The DC Health Link data breach was due to human error

WASHINGTON (AP) — The recent breach of the personal data of thousands of users of the Washington health insurance exchange, including members of Congress, was caused by basic human error, according to a top administrator.

The revelation comes from prepared statements submitted ahead of Wednesday’s congressional hearing to investigate the matter. In a statement, Mila Coffman, executive director of the D.C. Office of Health Benefits Exchange, said the data breach was first discovered in early March and involved basic personal information — including date of birth, Social Security number and contact information – for “56,415 current and past customers, including members of Congress, their families and staff.”

Coffman said her office immediately involved the FBI’s Cybersecurity Task Force, and the security breach was quickly traced to a specific computer server that was “improperly configured to allow access to the server’s reports without proper authentication.” Based on our investigation to date, we believe the misconfiguration was not intentional, but human error.

This security breach allowed an unidentified hacker to steal two reports that contained the customer’s information – some of which were later offered for sale on an online forum. The issue first came to public attention when members of the House and Senate were informed that they and their staff may have been affected.

Coffman said the stolen data “included that of 17 members of the House and 43 of their dependents, as well as 585 members of the House staff and their 231 dependents.”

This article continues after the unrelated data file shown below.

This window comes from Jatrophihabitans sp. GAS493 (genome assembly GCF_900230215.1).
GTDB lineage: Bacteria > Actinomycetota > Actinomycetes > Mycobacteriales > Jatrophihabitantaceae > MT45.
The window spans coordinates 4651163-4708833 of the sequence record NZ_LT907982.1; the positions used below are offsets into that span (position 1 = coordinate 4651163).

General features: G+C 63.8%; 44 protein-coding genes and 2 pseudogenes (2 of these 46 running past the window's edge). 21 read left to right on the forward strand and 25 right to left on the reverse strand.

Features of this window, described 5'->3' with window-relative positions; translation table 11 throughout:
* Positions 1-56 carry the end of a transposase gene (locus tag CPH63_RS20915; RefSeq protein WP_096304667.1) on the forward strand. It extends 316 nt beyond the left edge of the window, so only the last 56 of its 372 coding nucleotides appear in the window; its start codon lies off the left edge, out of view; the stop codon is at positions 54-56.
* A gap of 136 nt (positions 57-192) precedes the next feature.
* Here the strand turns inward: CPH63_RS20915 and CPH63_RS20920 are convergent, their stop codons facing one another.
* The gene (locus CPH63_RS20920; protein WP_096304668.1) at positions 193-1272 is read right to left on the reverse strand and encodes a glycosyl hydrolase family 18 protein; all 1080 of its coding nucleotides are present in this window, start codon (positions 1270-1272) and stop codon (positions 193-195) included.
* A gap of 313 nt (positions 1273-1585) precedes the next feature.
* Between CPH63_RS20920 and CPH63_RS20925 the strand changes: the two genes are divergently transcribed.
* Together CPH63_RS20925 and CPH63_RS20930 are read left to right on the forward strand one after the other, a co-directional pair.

In her testimony, Coffman apologized for the breach but praised her agency’s response after the leak was discovered — identifying and closing the security breach and offering immediate identity theft and credit monitoring protection for those affected.

“We are not running away from this violation. We have been and remain committed to being open and transparent,” Coffman’s testimony said.

On Wednesday. the House Oversight Subcommittee on Cybersecurity, Information Technology and Government Innovation will question Coffman and House Chief Administrative Officer Kathryn Spindor in a joint session with the House Committee on Oversight Subcommittee.

The subcommittee’s two chairmen, Reps. Nancy Mays (R-South Carolina) and Barry Loudermilk (R-Georgia), said in a joint statement last week that “The DC Health data breach put thousands of people at risk, including members of Congress , Congressional staff and family members. People who trusted the DC Health Exchange to keep their personal health information secure are rightly concerned about the potential impact of this breach on their privacy. They rely on us to investigate how it happened, how it could have been avoided, how the impact can be mitigated and how to prevent a recurrence.

The hearing comes in the broader context of a sweeping effort by the Republican-held House of Representatives to increase its oversight of D.C. government. Congress has already repealed the District of Columbia’s rewrite of the criminal code — which passed the Senate with significant Democratic support. This week, the House will also vote on a police reform bill passed by the D.C. Council last year, although the move has bleaker prospects in the Senate and President Joe Biden has already said he would veto it if necessary.


AP technology writer Frank Bajak in Boston contributed to this report.

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